How to Tell if A Headache Is Caused By Your Tooth

 Did you know that despite you feeling pain in your head, it could actually be coming from your jaw? 4.9 million people suffer from migraines in Australia. It is more common in women than men as 71% of migraine sufferers are female. Light, sounds, smells, stress, strenuous activity or hormonal changes can trigger a migraine. 

Your jaw is connected by two joints called ‘temporomandibular joints’ (TMJs), which connect the sides of your jaw to your skull. They help you open and close your mouth when you talk, eat, and yawn. Pain in those joints or the muscles around them can travel to your skull and lead to a migraine.


Many things can cause jaw pain. One possibility is that you clench your jaw or grind your teeth. When you feel stressed you might clench your jaw throughout the day. You may even grind your teeth at night while you sleep and not be aware of it.  

Signs that you clench your jaw or grind your teeth include:

  • Stress and anxiety – this is the most common cause of teeth grinding.
  • Worn-down or broken teeth, which can cause increased sensitivity and loss of teeth and fillings.
  • Face, neck and shoulder pain.
  • You have an earache, but there’s no problem with your ears.


There are a number of things you can try that may help you reduce and even prevent migraines:

  • Find ways to relax – For example, try doing breathing exercises, listening to music, meditation or yoga.  
  • Try to improve your sleep by going to bed at the same time every night, relaxing before bedtime and making sure your bedroom is dark and quiet.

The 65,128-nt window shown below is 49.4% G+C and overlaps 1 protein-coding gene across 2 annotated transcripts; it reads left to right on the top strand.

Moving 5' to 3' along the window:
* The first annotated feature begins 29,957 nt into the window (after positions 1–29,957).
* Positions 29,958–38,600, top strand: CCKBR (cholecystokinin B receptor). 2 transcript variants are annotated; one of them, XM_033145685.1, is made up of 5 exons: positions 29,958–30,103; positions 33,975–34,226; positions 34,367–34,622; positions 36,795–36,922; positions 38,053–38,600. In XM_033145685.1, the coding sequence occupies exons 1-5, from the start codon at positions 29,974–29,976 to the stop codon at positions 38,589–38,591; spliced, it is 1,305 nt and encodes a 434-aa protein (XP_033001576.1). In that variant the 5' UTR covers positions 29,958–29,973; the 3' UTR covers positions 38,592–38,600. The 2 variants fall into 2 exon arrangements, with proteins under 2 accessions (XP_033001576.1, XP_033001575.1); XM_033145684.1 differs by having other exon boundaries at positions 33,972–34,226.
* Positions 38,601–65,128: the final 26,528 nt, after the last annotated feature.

• Limit the consumption of caffeine and alcohol as well as refined sugar especially after 6pm.
  • Drink 2 to 3 litres of water per day.
  • Some patients also get relief from acupuncture, massage or seeing a chiropractor.
  • Have regular dental check-ups.


Tooth pain caused by migraine may feel similar to:

  • Wisdom tooth growth infection or impaction
  • Tooth infection
  • Sinus headache
  • Temporomandibular Joint Disorder (TMJ)

Tooth infections can be serious and can lead to serious or potentially life-threatening complications, so it’s important to see a dentist right away if you have pain in your teeth or jaw. They can help rule out the mouth as the trigger for your migraine.

While there’s no one test to check for migraine, it’s possible to make a diagnosis by identifying a pattern of migraine attacks and other symptoms. At Coolangatta Dental Group, we recommend starting a migraine diary to see if you can help identify a pattern or any triggers.

Additionally, seek immediate medical attention if you experience an excruciating headache, lose vision, have uncontrollable vomiting, or if your headache lasts more than 72 hours with less than 4 hours pain-free,  


We can use custom made mouth guards, jigs or botulim toxin in the masseter muscles to help relieve the pain and damage of migraines. Remember to book an appointment with a dentist immediately after you notice the above mentioned signs- there’s no harm in being completely certain your migraines are not a result of your oral health. 

Book an appointment at any of our Coolangatta Dental practices here

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